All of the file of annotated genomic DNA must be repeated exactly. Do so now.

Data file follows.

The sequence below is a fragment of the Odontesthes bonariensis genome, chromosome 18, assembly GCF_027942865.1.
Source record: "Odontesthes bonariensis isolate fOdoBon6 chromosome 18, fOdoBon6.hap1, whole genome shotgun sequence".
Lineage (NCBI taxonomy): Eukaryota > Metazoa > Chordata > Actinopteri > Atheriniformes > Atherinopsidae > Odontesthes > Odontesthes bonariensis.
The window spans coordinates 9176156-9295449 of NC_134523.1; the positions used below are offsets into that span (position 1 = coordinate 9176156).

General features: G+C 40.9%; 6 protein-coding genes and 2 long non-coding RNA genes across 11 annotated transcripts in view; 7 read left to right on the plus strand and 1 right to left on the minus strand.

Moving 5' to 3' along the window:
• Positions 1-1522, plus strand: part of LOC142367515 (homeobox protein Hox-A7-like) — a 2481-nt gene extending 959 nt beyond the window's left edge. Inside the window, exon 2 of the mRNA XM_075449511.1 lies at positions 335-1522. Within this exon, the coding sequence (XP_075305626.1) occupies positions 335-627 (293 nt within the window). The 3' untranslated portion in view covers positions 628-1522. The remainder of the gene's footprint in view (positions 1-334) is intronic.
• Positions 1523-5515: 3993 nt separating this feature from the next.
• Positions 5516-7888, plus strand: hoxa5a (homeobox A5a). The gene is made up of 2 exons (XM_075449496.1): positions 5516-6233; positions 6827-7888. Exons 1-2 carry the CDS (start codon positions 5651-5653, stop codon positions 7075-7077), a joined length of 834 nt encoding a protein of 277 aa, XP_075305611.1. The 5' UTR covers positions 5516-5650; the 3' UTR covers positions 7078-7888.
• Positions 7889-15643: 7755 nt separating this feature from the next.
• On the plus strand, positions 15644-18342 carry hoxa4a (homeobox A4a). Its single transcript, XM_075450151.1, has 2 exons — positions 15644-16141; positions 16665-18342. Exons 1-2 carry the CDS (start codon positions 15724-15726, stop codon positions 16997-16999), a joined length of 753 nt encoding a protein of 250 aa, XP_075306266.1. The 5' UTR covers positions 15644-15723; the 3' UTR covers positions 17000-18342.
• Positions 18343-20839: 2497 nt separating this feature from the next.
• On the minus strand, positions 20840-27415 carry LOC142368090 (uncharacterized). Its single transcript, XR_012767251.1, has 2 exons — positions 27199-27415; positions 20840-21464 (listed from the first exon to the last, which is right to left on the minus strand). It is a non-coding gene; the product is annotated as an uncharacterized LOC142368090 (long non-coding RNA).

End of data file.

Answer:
The sequence below is a fragment of the Odontesthes bonariensis genome, chromosome 18, assembly GCF_027942865.1.
Source record: "Odontesthes bonariensis isolate fOdoBon6 chromosome 18, fOdoBon6.hap1, whole genome shotgun sequence".
Lineage (NCBI taxonomy): Eukaryota > Metazoa > Chordata > Actinopteri > Atheriniformes > Atherinopsidae > Odontesthes > Odontesthes bonariensis.
The window spans coordinates 9176156-9295449 of NC_134523.1; the positions used below are offsets into that span (position 1 = coordinate 9176156).

General features: G+C 40.9%; 6 protein-coding genes and 2 long non-coding RNA genes across 11 annotated transcripts in view; 7 read left to right on the plus strand and 1 right to left on the minus strand.

Moving 5' to 3' along the window:
• Positions 1-1522, plus strand: part of LOC142367515 (homeobox protein Hox-A7-like) — a 2481-nt gene extending 959 nt beyond the window's left edge. Inside the window, exon 2 of the mRNA XM_075449511.1 lies at positions 335-1522. Within this exon, the coding sequence (XP_075305626.1) occupies positions 335-627 (293 nt within the window). The 3' untranslated portion in view covers positions 628-1522. The remainder of the gene's footprint in view (positions 1-334) is intronic.
• Positions 1523-5515: 3993 nt separating this feature from the next.
• Positions 5516-7888, plus strand: hoxa5a (homeobox A5a). The gene is made up of 2 exons (XM_075449496.1): positions 5516-6233; positions 6827-7888. Exons 1-2 carry the CDS (start codon positions 5651-5653, stop codon positions 7075-7077), a joined length of 834 nt encoding a protein of 277 aa, XP_075305611.1. The 5' UTR covers positions 5516-5650; the 3' UTR covers positions 7078-7888.
• Positions 7889-15643: 7755 nt separating this feature from the next.
• On the plus strand, positions 15644-18342 carry hoxa4a (homeobox A4a). Its single transcript, XM_075450151.1, has 2 exons — positions 15644-16141; positions 16665-18342. Exons 1-2 carry the CDS (start codon positions 15724-15726, stop codon positions 16997-16999), a joined length of 753 nt encoding a protein of 250 aa, XP_075306266.1. The 5' UTR covers positions 15644-15723; the 3' UTR covers positions 17000-18342.
• Positions 18343-20839: 2497 nt separating this feature from the next.
• On the minus strand, positions 20840-27415 carry LOC142368090 (uncharacterized). Its single transcript, XR_012767251.1, has 2 exons — positions 27199-27415; positions 20840-21464 (listed from the first exon to the last, which is right to left on the minus strand). It is a non-coding gene; the product is annotated as an uncharacterized LOC142368090 (long non-coding RNA).